That's not really a solution, is it? The issue is not about coding for IE6, it is about understanding how the various vendors' products act.
As for not supporting IE6, shall we drop IE7 also? The same root cause of most IE6 woes is extant in IE7. If we fix something in one, we often automagically fix it in the other.
As for numbers, don't confuse market share with visitors. Just 1% of the US users is still 22.7M people. (227,719,000 total users as of 8/09 per Nielsen Online) What's your marketing demographic? Businesses that still run IE6 because of an inventory of internal web-apps that depend on it. What about Joe Sixpack and Helen Housewife who are running XP, and haven't upgraded because of whatever. They're happy with their browsing, email, and word processor. Seniors are the fastest growing segment of the web market. How many of them are using computers handed down from their children, and still running the original software?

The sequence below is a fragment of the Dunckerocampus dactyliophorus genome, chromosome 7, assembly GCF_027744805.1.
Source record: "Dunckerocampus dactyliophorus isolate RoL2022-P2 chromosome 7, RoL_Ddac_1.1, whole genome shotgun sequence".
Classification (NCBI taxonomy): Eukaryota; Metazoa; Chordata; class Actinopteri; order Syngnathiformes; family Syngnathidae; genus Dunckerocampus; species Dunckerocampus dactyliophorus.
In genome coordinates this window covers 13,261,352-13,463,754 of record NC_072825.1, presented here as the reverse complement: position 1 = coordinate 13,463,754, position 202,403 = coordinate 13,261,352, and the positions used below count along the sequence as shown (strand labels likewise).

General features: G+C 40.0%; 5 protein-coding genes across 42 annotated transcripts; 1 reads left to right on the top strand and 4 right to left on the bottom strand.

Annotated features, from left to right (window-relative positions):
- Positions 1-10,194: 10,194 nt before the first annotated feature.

The IE6 bugs and their fixes or work-arounds are well known. There is no good reason to deliver a broken page to IE6. It need not have all the bells and whistles available to more modern browsers, but a professional knowledge of its limitations will allow you to code for a graceful degradation without extraordinary effort.